• The OECD who published an updated report on the skills outlook and employability prospects for young people and painted a pretty depressing picture for those with low skill levels
  • The 157 Group of colleges who got together with economic modelling specialists (EMSI) to demonstrate the economic importance of colleges to learners, communities and taxpayers
  • The Skills Funding agency who published the latest data on success rates and learner satisfaction in FE under the FE Choices data platform
  • Ofqual who published the latest data on exam entries for summer 2015
  • Professor Chris Husbands who highlighted some of the practical issues in the government’s plans to raise school performance
  • The commentator Gifted Phoenix who published a useful blog trying to make sense of the government’s manifesto commitment that only secondary schools offering the full EBacc range of subjects could be awarded a top inspection grade
  • ‘Hashtag’ which emerged as children’s word of the year in a competition run by the BBC and summarised by Oxford University Press who noted that words like ‘email,’ ‘television,’ ‘mobile’ and ‘Facebook’ were also being superseded by new technology-based words.

Tweet(s) of the week

  • “Coasting schools still not defined but they’ve been around since at least 1999. Is that a coasting description?” @seanjcoughlan
  • “@Nicky Morgan. There’s a certain confidence that is the hallmark of outstanding schools.” @tes
  • “Time to stop tinkering with school structures, invest in teachers instead.” @TeachForAll
  • “Erasers are instruments of the devil and should be banned from the classroom because they shame mistakes.” @Telegraph
  • “Want proof of what’s possible in education? You’ll find it in Korea.” @SchliecherEDU
  • “I am changing the staff room so that it is a place to drink coffee, chat and relax. No school timetables and rubbish.” @Oldprimaryhead1

Acronym(s) of the week

  • GPA. Grade point average, a degree classification system providing a more rounded picture of HE student performance that is used abroad and which has been piloted here over the last couple of years
  • SET. The Society for Education and Training, a new membership organisation for practitioners working in the FE sector launched this week.

Quote(s) of the week

  • “Our school reforms in the last Parliament were bold…in this Parliament they will bolder still.” The Prime Minister in his introduction to the Queen’s Speech
  • “Recent evidence suggests that standards of literacy and numeracy in our schools are falling. That is unacceptable.” Nicole Sturgeon announces a campaign to raise standards in Scottish education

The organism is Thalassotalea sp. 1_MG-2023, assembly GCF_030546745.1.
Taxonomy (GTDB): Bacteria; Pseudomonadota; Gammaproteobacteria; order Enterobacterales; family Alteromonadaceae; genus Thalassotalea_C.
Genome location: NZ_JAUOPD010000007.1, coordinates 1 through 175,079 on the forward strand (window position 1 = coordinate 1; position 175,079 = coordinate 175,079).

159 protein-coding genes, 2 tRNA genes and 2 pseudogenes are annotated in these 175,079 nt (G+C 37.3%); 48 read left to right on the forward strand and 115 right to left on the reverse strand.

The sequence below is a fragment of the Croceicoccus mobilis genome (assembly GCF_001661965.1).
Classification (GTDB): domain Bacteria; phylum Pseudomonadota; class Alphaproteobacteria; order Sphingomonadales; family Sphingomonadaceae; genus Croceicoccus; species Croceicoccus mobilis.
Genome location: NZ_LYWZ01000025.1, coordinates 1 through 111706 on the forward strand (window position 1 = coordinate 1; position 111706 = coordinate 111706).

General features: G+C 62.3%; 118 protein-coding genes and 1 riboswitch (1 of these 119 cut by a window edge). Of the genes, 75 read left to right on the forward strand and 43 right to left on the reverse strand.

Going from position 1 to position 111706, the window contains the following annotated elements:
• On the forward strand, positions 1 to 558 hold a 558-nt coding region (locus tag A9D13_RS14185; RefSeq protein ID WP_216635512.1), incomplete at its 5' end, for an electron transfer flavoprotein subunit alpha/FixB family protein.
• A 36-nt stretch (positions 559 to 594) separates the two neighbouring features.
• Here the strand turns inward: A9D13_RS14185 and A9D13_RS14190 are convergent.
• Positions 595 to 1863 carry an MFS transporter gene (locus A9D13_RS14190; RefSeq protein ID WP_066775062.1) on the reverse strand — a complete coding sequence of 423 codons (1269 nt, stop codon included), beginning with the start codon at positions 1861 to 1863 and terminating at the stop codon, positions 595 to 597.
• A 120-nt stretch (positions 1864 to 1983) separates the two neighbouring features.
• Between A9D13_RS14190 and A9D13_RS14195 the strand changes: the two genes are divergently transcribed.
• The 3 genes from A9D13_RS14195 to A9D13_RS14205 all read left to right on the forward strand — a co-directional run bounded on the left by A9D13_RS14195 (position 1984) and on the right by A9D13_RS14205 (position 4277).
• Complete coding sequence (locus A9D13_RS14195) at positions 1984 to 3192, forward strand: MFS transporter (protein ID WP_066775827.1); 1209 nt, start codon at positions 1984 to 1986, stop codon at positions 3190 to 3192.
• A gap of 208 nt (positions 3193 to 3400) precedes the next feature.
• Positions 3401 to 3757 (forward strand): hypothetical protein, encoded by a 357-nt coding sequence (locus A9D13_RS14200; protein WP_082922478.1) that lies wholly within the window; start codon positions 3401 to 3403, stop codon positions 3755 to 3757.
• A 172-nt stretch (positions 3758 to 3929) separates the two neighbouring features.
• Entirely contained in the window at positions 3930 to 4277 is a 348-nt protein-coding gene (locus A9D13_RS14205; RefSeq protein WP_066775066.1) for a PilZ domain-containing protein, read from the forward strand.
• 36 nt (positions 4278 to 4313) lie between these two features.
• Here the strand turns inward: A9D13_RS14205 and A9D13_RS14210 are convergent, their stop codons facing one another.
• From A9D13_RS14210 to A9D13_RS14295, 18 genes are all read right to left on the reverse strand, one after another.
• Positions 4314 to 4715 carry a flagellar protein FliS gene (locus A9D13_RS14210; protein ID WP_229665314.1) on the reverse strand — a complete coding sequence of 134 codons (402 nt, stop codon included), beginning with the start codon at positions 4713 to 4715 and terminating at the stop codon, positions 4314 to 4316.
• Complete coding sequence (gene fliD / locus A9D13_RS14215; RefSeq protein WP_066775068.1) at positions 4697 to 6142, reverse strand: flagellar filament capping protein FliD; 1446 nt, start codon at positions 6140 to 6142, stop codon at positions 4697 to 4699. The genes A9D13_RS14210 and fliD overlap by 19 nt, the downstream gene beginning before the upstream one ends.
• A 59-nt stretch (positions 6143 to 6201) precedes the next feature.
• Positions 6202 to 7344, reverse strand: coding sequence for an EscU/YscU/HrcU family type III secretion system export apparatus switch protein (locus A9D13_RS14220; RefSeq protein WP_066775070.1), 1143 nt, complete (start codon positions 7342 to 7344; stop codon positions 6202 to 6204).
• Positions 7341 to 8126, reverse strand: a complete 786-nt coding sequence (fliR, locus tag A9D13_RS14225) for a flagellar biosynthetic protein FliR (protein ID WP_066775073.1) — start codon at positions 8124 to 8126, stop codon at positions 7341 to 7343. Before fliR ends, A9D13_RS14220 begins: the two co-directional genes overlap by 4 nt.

• “We’re challenging the system. We’re bringing in new forms of pedagogy and listening to students.” John Latham, vice-chancellor at Coventry University which has risen to 15th in the latest Guardian University rankings
  • “Where the needs of the world and your talents cross, there lies your vocation.” The OECD’s Secretary General invokes Aristotle’s famous definition of vocationalism as he launches the OECD’s latest Skills Report.

Number(s) of the week

  • 35m. The number of 16-29 yr olds currently neither in education nor training across OECD countries according to the OECD’s latest Skills Report
  • 8.6m. The number of children worldwide thought to be in slavery according to UN figures
  • 12%. The drop over the last year in the number of people applying to teacher training courses according to latest UCAS figures
  • 67%. The number of intermediate apprentices who were already employed by their company when they were granted an apprenticeship according to research commissioned by the Local Government Association
  • 11.2%. The average return on investment in terms of higher future earnings for FE learners according to research commissioned by the 157 Group
  • 5. The number of state funded secondary schools who entered the whole of their KS4 cohort for all EBacc subjects last year according to a blog by Gifted Phoenix.   

What to look out for next week

  • Education debate following the Queen’s Speech (Wednesday).

Steve Besley
Head of Policy
policywatch@pearson.com

Policy Eye is a nearly weekly additional service from Policy Watch offering a regular round-up of UK education headlines and stories from over the previous 7 days.